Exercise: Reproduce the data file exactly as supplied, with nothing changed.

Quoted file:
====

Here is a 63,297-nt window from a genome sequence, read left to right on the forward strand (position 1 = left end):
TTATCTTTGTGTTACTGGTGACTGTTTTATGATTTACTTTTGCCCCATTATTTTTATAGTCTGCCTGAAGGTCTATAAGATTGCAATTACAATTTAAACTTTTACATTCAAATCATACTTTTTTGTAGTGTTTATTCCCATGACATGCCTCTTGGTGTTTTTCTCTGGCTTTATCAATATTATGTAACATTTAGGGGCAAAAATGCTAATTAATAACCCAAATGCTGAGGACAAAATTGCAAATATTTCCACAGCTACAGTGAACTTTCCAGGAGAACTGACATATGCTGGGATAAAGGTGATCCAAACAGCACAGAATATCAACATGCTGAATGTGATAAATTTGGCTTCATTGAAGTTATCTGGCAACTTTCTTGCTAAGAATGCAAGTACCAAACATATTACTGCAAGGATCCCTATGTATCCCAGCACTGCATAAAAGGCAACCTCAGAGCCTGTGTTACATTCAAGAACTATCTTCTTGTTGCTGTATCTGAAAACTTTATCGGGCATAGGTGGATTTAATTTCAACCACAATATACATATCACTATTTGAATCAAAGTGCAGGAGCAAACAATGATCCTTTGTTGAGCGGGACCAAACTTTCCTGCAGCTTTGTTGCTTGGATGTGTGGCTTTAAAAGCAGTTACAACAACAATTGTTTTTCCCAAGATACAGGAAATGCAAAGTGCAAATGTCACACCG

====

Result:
Here is a 63,297-nt window from a genome sequence, read left to right on the forward strand (position 1 = left end):
TTATCTTTGTGTTACTGGTGACTGTTTTATGATTTACTTTTGCCCCATTATTTTTATAGTCTGCCTGAAGGTCTATAAGATTGCAATTACAATTTAAACTTTTACATTCAAATCATACTTTTTTGTAGTGTTTATTCCCATGACATGCCTCTTGGTGTTTTTCTCTGGCTTTATCAATATTATGTAACATTTAGGGGCAAAAATGCTAATTAATAACCCAAATGCTGAGGACAAAATTGCAAATATTTCCACAGCTACAGTGAACTTTCCAGGAGAACTGACATATGCTGGGATAAAGGTGATCCAAACAGCACAGAATATCAACATGCTGAATGTGATAAATTTGGCTTCATTGAAGTTATCTGGCAACTTTCTTGCTAAGAATGCAAGTACCAAACATATTACTGCAAGGATCCCTATGTATCCCAGCACTGCATAAAAGGCAACCTCAGAGCCTGTGTTACATTCAAGAACTATCTTCTTGTTGCTGTATCTGAAAACTTTATCGGGCATAGGTGGATTTAATTTCAACCACAATATACATATCACTATTTGAATCAAAGTGCAGGAGCAAACAATGATCCTTTGTTGAGCGGGACCAAACTTTCCTGCAGCTTTGTTGCTTGGATGTGTGGCTTTAAAAGCAGTTACAACAACAATTGTTTTTCCCAAGATACAGGAAATGCAAAGTGCAAATGTCACACCG